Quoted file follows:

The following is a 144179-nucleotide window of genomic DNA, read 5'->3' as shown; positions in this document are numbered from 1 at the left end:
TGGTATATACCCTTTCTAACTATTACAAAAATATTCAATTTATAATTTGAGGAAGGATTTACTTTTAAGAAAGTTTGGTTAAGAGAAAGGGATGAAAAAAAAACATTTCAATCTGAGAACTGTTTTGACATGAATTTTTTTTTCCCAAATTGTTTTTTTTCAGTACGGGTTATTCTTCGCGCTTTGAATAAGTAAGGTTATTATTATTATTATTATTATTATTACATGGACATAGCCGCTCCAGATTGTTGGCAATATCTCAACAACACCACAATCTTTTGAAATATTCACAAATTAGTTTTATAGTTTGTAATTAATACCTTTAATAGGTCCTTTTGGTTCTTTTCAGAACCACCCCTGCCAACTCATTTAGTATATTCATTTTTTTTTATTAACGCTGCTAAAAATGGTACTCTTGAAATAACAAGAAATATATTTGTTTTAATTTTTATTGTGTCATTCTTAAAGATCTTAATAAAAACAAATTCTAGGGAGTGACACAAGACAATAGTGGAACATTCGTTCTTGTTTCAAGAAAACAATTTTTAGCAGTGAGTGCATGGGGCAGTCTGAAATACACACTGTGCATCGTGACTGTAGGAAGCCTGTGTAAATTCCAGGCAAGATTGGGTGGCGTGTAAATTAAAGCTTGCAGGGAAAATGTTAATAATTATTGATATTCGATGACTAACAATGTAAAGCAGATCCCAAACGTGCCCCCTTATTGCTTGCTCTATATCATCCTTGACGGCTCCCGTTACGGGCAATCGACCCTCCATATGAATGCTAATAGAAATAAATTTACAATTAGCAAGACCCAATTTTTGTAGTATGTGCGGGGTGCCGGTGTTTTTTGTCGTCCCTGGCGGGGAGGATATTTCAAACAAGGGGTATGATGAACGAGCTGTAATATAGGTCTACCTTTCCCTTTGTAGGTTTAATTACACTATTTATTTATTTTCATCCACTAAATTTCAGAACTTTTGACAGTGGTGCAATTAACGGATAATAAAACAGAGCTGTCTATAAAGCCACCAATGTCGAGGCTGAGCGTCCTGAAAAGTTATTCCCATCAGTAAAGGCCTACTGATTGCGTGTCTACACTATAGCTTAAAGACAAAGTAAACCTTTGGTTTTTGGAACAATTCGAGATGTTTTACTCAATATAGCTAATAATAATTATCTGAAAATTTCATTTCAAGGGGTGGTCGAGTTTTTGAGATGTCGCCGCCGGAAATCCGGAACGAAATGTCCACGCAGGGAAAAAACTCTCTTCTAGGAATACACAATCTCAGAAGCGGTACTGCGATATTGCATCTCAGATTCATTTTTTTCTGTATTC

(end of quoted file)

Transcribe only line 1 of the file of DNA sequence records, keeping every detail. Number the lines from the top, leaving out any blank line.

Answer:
The following is a 144179-nucleotide window of genomic DNA, read 5'->3' as shown; positions in this document are numbered from 1 at the left end: